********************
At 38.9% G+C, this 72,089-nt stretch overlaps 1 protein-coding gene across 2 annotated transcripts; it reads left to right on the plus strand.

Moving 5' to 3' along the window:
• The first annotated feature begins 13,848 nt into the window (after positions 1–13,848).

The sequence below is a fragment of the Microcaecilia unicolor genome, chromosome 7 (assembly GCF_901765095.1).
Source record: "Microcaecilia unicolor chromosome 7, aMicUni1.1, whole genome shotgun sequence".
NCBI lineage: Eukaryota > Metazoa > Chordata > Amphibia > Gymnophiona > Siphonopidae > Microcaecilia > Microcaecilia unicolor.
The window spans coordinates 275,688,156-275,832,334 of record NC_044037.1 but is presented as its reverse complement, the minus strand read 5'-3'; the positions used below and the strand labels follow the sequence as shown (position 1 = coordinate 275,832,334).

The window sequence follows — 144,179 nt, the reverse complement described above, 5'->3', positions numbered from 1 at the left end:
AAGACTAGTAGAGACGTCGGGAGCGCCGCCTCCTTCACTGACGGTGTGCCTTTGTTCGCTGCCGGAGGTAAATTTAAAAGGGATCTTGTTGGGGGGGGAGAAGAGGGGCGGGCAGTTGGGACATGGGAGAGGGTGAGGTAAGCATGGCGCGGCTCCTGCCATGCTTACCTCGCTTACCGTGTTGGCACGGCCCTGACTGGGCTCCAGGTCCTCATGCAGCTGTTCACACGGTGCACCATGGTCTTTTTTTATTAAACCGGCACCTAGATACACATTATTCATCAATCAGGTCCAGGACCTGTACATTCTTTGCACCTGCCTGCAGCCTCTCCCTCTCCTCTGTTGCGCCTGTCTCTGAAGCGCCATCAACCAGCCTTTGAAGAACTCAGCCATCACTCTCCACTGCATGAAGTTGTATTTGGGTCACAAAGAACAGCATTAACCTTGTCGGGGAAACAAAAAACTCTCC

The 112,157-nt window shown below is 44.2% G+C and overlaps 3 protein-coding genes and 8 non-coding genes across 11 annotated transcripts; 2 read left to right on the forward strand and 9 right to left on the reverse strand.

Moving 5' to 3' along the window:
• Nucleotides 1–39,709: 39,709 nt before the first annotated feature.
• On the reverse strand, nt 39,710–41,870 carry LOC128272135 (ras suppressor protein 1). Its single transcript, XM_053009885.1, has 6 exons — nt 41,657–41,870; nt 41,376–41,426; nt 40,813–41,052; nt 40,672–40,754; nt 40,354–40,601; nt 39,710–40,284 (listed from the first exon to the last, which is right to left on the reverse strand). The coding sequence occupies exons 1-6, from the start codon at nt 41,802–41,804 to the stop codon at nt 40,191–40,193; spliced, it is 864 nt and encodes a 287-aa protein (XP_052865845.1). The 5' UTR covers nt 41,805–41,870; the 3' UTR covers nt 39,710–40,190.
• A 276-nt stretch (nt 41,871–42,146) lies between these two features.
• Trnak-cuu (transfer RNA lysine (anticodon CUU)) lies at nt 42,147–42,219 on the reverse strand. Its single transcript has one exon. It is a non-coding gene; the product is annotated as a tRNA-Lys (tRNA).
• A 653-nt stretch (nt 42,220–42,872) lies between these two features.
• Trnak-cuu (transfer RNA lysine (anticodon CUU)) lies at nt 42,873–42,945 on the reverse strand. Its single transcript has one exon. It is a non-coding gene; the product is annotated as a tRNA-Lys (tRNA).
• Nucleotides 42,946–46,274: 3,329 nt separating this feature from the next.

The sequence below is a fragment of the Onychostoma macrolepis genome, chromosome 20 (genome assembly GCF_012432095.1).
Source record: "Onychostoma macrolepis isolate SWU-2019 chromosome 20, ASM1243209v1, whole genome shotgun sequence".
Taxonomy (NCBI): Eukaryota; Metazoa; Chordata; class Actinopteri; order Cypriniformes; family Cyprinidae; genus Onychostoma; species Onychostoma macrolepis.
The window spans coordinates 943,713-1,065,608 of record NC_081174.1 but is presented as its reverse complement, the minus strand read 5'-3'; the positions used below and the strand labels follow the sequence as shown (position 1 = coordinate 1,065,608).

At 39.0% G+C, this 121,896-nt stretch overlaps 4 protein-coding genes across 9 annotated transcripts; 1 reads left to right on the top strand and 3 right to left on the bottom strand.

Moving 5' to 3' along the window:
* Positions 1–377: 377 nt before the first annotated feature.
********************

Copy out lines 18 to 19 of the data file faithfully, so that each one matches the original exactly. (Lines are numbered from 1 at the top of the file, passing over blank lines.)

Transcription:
• Nucleotides 42,946–46,274: 3,329 nt separating this feature from the next.

The sequence below is a fragment of the Onychostoma macrolepis genome, chromosome 20 (genome assembly GCF_012432095.1).